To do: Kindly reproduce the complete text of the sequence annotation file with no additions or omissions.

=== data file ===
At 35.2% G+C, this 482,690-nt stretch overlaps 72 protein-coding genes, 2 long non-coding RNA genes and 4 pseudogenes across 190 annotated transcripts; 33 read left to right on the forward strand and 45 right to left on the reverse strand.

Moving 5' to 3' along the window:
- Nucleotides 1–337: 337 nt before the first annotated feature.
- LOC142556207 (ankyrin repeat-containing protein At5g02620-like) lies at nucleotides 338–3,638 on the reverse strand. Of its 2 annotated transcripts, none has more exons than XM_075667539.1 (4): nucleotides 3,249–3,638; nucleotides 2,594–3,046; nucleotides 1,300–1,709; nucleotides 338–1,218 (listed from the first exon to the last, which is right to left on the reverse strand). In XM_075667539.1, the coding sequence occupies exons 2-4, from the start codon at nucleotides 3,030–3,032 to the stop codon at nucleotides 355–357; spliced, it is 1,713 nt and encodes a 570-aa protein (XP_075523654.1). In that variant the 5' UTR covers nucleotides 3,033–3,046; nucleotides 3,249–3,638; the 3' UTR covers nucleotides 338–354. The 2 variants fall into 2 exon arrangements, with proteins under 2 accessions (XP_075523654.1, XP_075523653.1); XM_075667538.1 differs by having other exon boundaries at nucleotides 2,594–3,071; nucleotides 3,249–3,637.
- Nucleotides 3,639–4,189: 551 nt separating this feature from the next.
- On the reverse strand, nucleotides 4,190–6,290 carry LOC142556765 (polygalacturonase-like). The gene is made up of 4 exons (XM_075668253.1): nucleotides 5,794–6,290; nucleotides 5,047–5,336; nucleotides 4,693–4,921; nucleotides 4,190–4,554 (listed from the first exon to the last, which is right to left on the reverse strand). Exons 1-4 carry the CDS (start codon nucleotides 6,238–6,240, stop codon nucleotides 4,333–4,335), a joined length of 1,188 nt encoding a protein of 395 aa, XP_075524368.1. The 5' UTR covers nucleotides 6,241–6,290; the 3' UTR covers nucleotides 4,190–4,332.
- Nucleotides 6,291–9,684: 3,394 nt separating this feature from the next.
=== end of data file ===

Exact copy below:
At 35.2% G+C, this 482,690-nt stretch overlaps 72 protein-coding genes, 2 long non-coding RNA genes and 4 pseudogenes across 190 annotated transcripts; 33 read left to right on the forward strand and 45 right to left on the reverse strand.

Moving 5' to 3' along the window:
- Nucleotides 1–337: 337 nt before the first annotated feature.
- LOC142556207 (ankyrin repeat-containing protein At5g02620-like) lies at nucleotides 338–3,638 on the reverse strand. Of its 2 annotated transcripts, none has more exons than XM_075667539.1 (4): nucleotides 3,249–3,638; nucleotides 2,594–3,046; nucleotides 1,300–1,709; nucleotides 338–1,218 (listed from the first exon to the last, which is right to left on the reverse strand). In XM_075667539.1, the coding sequence occupies exons 2-4, from the start codon at nucleotides 3,030–3,032 to the stop codon at nucleotides 355–357; spliced, it is 1,713 nt and encodes a 570-aa protein (XP_075523654.1). In that variant the 5' UTR covers nucleotides 3,033–3,046; nucleotides 3,249–3,638; the 3' UTR covers nucleotides 338–354. The 2 variants fall into 2 exon arrangements, with proteins under 2 accessions (XP_075523654.1, XP_075523653.1); XM_075667538.1 differs by having other exon boundaries at nucleotides 2,594–3,071; nucleotides 3,249–3,637.
- Nucleotides 3,639–4,189: 551 nt separating this feature from the next.
- On the reverse strand, nucleotides 4,190–6,290 carry LOC142556765 (polygalacturonase-like). The gene is made up of 4 exons (XM_075668253.1): nucleotides 5,794–6,290; nucleotides 5,047–5,336; nucleotides 4,693–4,921; nucleotides 4,190–4,554 (listed from the first exon to the last, which is right to left on the reverse strand). Exons 1-4 carry the CDS (start codon nucleotides 6,238–6,240, stop codon nucleotides 4,333–4,335), a joined length of 1,188 nt encoding a protein of 395 aa, XP_075524368.1. The 5' UTR covers nucleotides 6,241–6,290; the 3' UTR covers nucleotides 4,190–4,332.
- Nucleotides 6,291–9,684: 3,394 nt separating this feature from the next.